The the carpet in my house looked something like Afghanistan. Its natural color was brown so I’m sure that helped to mask some of the dirt. But, over time, the stains from dogs with no bathroom skills and kids with no eating skills proved to be too much. Growing up, I was ashamed of the carpet in my house.
The furniture wasn’t any better. It was pieced together as people gave us their old stuff.
Things got worse when you walked outside.
For a lot of years the garage door had several panels missing from where I drove my big wheel into it. And then there was the paint. To save a few dollars we decided to paint our house ourselves. It was tragic. I don’t know if purple is the right word. I don’t even know if there is a word to describe that color. On a positive note, I think John Mellencamp wrote a song about our house.
I grew up in a house with bad carpet, questionable furniture and a paint job that inspired a John Mellencamp song. Or the creation of Barney and Friends.
Like I said, I was ashamed.
But there was something funny about that house.
All of my friends hung out there. All the time.
Together, we saw Mike Tyson become a household name. We watched the Braves lose hundreds of games. And we watched a lot of movies. I think I saw Airplane! 37 times before I turned 14.
But why? Why would other teenagers willingly spend almost every weekend in a purple(ish) house with donated furniture and carpet that looked like the scene of a homicide investigation?
I can only think of one reason.
She was no master chef. Most of her meals involved can openers and Hamburger Helper boxes. But she was a master servant. She put two cups of sugar in her sweet tea and made it available to everyone. Today, a parent would be arrested for adding two cups of sugar to a gallon of tea. But we loved it. And there was always enough.
Our TV wasn’t anything special. There was no man cave with a 52-inch screen mounted on the wall. It was just a room. But it was a room where guys felt comfortable.
My mom managed to be around without ever hovering. She stuck her head in to see if we needed anything but never crowded us. Most nights, once she knew we had everything we needed, she went back to her room and fell asleep while we watched a young kid named Tyson knock people out. And she slept peacefully, knowing where her son was and who he was with.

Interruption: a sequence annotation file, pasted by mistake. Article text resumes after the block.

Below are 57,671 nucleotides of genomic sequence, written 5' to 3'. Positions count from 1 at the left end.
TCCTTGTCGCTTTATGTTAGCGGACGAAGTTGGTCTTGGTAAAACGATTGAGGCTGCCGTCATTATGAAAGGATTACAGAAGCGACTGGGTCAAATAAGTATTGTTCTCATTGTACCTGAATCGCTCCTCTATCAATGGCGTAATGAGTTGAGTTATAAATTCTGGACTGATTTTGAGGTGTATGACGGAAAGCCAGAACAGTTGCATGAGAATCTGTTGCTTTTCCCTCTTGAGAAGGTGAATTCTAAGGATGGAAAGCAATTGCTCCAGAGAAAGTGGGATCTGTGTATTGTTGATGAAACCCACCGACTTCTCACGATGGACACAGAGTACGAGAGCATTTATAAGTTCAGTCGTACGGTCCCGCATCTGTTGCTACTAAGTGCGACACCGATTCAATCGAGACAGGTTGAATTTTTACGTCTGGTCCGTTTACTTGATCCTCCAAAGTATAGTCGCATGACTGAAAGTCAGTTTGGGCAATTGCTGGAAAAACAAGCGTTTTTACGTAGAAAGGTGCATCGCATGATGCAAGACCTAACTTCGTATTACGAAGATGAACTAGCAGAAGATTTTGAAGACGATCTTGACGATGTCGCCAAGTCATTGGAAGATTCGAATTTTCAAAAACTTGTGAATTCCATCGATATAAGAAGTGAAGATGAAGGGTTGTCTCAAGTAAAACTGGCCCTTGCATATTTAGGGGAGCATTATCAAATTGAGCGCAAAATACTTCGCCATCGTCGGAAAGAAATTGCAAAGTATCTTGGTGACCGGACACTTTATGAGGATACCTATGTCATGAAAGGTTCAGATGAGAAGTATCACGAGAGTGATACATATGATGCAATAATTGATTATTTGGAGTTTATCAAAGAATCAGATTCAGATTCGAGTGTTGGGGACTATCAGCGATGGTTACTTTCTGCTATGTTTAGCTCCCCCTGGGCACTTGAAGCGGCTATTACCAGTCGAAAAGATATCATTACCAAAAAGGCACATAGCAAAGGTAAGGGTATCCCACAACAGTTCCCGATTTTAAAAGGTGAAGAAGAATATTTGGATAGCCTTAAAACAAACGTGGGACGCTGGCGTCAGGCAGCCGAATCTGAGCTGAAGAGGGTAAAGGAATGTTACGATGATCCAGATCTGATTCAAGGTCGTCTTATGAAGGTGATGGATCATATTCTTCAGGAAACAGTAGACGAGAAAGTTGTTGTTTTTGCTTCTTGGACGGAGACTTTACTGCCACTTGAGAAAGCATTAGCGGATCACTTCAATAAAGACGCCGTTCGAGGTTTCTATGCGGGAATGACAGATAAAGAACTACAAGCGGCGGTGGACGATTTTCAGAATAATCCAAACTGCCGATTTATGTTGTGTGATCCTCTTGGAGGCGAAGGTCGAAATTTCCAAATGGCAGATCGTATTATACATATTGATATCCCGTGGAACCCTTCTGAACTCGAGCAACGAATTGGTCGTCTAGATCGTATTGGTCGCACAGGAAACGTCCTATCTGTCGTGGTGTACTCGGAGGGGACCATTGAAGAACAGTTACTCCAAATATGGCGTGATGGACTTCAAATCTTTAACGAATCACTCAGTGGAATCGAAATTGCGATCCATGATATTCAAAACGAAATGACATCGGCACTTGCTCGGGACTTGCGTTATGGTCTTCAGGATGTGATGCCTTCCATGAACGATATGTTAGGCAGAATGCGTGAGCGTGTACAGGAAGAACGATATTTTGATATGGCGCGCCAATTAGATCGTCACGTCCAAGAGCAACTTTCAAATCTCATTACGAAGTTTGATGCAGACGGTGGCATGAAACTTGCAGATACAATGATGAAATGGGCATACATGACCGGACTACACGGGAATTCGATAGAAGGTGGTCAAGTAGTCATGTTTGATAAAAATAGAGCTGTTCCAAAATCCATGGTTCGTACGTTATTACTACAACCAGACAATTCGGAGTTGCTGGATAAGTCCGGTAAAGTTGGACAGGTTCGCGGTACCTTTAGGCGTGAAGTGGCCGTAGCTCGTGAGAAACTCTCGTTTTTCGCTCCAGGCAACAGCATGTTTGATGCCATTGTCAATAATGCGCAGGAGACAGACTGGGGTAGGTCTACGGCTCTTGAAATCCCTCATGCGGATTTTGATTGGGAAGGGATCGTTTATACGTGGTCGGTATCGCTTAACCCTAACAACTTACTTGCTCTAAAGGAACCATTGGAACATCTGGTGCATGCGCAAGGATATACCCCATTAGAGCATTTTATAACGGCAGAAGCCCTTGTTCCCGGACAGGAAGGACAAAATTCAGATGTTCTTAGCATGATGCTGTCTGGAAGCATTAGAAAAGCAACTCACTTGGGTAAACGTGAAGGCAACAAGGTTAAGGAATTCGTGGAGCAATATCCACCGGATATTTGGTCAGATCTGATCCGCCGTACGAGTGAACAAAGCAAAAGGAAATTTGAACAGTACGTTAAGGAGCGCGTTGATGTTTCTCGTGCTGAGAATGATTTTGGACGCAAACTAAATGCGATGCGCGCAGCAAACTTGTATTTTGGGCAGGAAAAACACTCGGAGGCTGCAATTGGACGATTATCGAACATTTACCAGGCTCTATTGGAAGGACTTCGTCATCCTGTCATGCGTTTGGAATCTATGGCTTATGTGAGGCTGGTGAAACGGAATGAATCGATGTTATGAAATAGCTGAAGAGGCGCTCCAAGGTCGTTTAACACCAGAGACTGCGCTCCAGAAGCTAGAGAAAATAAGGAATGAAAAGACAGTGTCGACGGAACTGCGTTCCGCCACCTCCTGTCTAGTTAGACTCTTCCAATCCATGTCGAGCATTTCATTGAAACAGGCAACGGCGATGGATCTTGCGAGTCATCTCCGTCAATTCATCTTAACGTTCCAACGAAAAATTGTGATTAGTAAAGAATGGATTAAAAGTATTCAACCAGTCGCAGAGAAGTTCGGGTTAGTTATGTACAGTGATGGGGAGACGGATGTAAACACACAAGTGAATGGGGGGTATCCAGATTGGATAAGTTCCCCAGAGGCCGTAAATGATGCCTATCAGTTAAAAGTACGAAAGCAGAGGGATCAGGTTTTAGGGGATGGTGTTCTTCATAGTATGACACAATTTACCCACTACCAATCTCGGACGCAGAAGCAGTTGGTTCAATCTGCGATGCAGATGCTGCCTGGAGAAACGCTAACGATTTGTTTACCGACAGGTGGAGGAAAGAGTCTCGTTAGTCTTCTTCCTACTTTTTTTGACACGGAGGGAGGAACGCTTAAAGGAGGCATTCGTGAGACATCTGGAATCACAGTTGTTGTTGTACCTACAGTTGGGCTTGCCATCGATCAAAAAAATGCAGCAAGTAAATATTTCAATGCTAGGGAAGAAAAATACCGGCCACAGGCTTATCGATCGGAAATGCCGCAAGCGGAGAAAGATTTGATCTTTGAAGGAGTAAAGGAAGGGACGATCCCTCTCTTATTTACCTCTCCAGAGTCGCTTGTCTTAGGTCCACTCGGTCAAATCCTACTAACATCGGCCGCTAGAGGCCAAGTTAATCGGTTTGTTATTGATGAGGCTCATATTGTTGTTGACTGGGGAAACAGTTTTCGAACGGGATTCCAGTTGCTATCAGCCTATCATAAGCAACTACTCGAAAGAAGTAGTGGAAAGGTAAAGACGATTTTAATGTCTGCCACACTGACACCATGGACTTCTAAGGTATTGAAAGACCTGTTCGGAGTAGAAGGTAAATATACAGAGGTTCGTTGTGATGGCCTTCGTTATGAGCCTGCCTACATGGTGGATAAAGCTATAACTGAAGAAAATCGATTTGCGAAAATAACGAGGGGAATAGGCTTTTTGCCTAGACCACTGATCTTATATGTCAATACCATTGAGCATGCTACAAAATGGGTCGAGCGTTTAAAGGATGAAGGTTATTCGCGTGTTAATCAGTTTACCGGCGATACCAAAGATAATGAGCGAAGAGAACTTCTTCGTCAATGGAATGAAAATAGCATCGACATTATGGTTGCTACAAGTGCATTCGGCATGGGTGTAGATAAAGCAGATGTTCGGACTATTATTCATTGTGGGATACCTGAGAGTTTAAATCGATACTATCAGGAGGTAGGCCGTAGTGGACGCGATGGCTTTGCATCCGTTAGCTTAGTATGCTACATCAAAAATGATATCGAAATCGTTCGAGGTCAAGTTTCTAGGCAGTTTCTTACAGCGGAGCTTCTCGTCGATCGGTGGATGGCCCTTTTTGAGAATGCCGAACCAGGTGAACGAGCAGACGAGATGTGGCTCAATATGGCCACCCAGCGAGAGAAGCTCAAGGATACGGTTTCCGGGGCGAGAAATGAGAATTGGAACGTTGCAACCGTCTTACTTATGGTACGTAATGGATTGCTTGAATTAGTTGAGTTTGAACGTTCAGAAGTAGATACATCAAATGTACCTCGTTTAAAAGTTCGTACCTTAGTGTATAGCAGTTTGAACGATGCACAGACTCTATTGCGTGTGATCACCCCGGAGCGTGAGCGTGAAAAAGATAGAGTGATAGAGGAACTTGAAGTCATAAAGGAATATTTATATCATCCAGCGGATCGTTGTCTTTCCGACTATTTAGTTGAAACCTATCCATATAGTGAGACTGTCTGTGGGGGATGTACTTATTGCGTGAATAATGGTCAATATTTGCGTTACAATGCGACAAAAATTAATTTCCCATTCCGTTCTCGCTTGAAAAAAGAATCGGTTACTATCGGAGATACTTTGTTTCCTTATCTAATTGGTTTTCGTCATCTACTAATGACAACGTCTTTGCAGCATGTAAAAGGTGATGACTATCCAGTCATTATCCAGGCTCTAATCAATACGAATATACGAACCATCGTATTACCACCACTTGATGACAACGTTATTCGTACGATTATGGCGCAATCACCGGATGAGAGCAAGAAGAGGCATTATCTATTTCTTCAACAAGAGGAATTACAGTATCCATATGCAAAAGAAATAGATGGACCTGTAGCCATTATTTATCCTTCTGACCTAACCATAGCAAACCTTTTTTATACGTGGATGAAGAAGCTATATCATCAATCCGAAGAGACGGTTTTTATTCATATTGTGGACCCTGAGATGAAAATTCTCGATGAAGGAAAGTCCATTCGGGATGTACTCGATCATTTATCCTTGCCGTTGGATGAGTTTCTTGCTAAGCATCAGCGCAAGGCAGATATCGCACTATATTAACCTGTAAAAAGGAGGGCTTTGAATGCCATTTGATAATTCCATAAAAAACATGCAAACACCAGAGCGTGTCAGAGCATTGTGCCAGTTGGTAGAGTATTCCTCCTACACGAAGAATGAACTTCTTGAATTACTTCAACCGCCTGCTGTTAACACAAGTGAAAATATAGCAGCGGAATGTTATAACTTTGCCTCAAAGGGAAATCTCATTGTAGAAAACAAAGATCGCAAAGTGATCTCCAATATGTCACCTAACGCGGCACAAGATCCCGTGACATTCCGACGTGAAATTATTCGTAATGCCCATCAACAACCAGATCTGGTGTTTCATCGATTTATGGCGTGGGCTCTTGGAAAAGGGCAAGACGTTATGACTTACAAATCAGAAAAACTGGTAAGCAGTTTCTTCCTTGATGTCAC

Last weekend my son had a friend over. They didn’t watch Tyson fights or Airplane! 37 times. Maybe next weekend. I mostly left the boys alone while they played. Their voices and laughter made a beautiful soundtrack. A soundtrack that reminded me of the movie I lived in with all of my friends in that old house with the bad carpet. And I thought about the person that kept them coming back.
Some of the best years of my life were spent in that living room. But those moments never last.
Tyson got knocked out and the jokes from Airplane! started to get old. Eventually, all of my friends spread out. One went to Europe. Most of the rest of us just moved to another town or went to college. We got married and started having kids and taking our stories in different directions. Now our late nights end at 10:00 and involve diapers or soccer practice.
It seems like decades since those weekends spent watching boxing and movies with my friends. It has been decades.
But not too long ago, we did have one last good time. There was no TV but there was plenty of sweet tea. We sat around a kitchen table in a different house and spent hours sharing stories. Most of those stories had something to do with the house I grew up in. The house we all grew up in.
A lot of those stories were about my mom.
Funerals have a way of bringing friends back together for one more good time.
I’m really glad that I grew up with those guys. I’m glad that they weren’t ashamed to come to a purple house with crime scene carpet. Those guys are a part of who I am. I’ll see one of them this weekend and I can’t wait.
I just hope that my sons have friends like the ones I had.
And I hope that I can make those friends feel at home.
Like Brenda Sanders did.